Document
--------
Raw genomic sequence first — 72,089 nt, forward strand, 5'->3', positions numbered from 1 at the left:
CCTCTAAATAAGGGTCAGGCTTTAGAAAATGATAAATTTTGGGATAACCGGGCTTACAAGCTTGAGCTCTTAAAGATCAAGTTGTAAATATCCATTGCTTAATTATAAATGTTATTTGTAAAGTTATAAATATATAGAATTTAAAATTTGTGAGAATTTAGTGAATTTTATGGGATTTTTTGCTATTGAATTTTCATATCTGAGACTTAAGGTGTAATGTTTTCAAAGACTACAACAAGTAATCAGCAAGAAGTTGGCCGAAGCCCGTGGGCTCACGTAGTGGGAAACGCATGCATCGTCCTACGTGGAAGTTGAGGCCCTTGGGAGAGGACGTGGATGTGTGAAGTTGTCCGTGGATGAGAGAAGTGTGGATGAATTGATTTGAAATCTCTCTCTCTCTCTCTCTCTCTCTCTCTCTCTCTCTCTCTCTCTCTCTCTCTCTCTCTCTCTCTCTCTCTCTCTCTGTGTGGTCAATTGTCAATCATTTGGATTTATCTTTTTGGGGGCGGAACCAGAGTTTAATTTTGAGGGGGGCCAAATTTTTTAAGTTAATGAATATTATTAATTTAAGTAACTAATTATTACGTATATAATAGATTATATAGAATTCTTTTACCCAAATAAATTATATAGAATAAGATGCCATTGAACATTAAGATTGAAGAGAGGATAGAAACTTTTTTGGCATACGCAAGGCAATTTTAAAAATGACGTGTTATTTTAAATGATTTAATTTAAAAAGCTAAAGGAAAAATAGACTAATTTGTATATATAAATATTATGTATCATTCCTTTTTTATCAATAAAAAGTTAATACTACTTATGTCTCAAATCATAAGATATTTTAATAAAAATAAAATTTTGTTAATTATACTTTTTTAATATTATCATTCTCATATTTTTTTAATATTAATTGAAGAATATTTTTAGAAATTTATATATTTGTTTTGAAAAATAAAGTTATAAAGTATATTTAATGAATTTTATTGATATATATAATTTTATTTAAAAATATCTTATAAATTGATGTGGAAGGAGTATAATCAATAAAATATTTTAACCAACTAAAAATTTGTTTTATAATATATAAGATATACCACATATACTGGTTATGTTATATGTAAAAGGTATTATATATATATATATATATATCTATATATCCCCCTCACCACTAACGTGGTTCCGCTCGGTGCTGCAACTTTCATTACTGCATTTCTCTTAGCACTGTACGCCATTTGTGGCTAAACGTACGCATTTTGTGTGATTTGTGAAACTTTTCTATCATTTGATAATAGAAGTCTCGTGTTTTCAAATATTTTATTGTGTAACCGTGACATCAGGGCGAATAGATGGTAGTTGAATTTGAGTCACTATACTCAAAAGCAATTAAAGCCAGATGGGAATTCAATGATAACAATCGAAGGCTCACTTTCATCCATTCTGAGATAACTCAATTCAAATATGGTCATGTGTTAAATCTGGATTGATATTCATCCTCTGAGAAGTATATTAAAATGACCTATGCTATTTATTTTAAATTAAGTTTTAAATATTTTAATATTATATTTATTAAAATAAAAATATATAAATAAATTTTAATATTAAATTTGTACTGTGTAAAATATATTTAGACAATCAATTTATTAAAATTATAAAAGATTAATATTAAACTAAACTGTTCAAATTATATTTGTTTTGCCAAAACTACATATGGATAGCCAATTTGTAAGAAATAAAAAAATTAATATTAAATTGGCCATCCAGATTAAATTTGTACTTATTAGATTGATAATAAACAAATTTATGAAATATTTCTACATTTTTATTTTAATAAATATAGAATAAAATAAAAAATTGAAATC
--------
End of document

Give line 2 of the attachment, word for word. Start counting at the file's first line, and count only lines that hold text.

CCTCTAAATAAGGGTCAGGCTTTAGAAAATGATAAATTTTGGGATAACCGGGCTTACAAGCTTGAGCTCTTAAAGATCAAGTTGTAAATATCCATTGCTTAATTATAAATGTTATTTGTAAAGTTATAAATATATAGAATTTAAAATTTGTGAGAATTTAGTGAATTTTATGGGATTTTTTGCTATTGAATTTTCATATCTGAGACTTAAGGTGTAATGTTTTCAAAGACTACAACAAGTAATCAGCAAGAAGTTGGCCGAAGCCCGTGGGCTCACGTAGTGGGAAACGCATGCATCGTCCTACGTGGAAGTTGAGGCCCTTGGGAGAGGACGTGGATGTGTGAAGTTGTCCGTGGATGAGAGAAGTGTGGATGAATTGATTTGAAATCTCTCTCTCTCTCTCTCTCTCTCTCTCTCTCTCTCTCTCTCTCTCTCTCTCTCTCTCTCTCTCTCTCTCTCTCTCTGTGTGGTCAATTGTCAATCATTTGGATTTATCTTTTTGGGGGCGGAACCAGAGTTTAATTTTGAGGGGGGCCAAATTTTTTAAGTTAATGAATATTATTAATTTAAGTAACTAATTATTACGTATATAATAGATTATATAGAATTCTTTTACCCAAATAAATTATATAGAATAAGATGCCATTGAACATTAAGATTGAAGAGAGGATAGAAACTTTTTTGGCATACGCAAGGCAATTTTAAAAATGACGTGTTATTTTAAATGATTTAATTTAAAAAGCTAAAGGAAAAATAGACTAATTTGTATATATAAATATTATGTATCATTCCTTTTTTATCAATAAAAAGTTAATACTACTTATGTCTCAAATCATAAGATATTTTAATAAAAATAAAATTTTGTTAATTATACTTTTTTAATATTATCATTCTCATATTTTTTTAATATTAATTGAAGAATATTTTTAGAAATTTATATATTTGTTTTGAAAAATAAAGTTATAAAGTATATTTAATGAATTTTATTGATATATATAATTTTATTTAAAAATATCTTATAAATTGATGTGGAAGGAGTATAATCAATAAAATATTTTAACCAACTAAAAATTTGTTTTATAATATATAAGATATACCACATATACTGGTTATGTTATATGTAAAAGGTATTATATATATATATATATATATCTATATATCCCCCTCACCACTAACGTGGTTCCGCTCGGTGCTGCAACTTTCATTACTGCATTTCTCTTAGCACTGTACGCCATTTGTGGCTAAACGTACGCATTTTGTGTGATTTGTGAAACTTTTCTATCATTTGATAATAGAAGTCTCGTGTTTTCAAATATTTTATTGTGTAACCGTGACATCAGGGCGAATAGATGGTAGTTGAATTTGAGTCACTATACTCAAAAGCAATTAAAGCCAGATGGGAATTCAATGATAACAATCGAAGGCTCACTTTCATCCATTCTGAGATAACTCAATTCAAATATGGTCATGTGTTAAATCTGGATTGATATTCATCCTCTGAGAAGTATATTAAAATGACCTATGCTATTTATTTTAAATTAAGTTTTAAATATTTTAATATTATATTTATTAAAATAAAAATATATAAATAAATTTTAATATTAAATTTGTACTGTGTAAAATATATTTAGACAATCAATTTATTAAAATTATAAAAGATTAATATTAAACTAAACTGTTCAAATTATATTTGTTTTGCCAAAACTACATATGGATAGCCAATTTGTAAGAAATAAAAAAATTAATATTAAATTGGCCATCCAGATTAAATTTGTACTTATTAGATTGATAATAAACAAATTTATGAAATATTTCTACATTTTTATTTTAATAAATATAGAATAAAATAAAAAATTGAAATC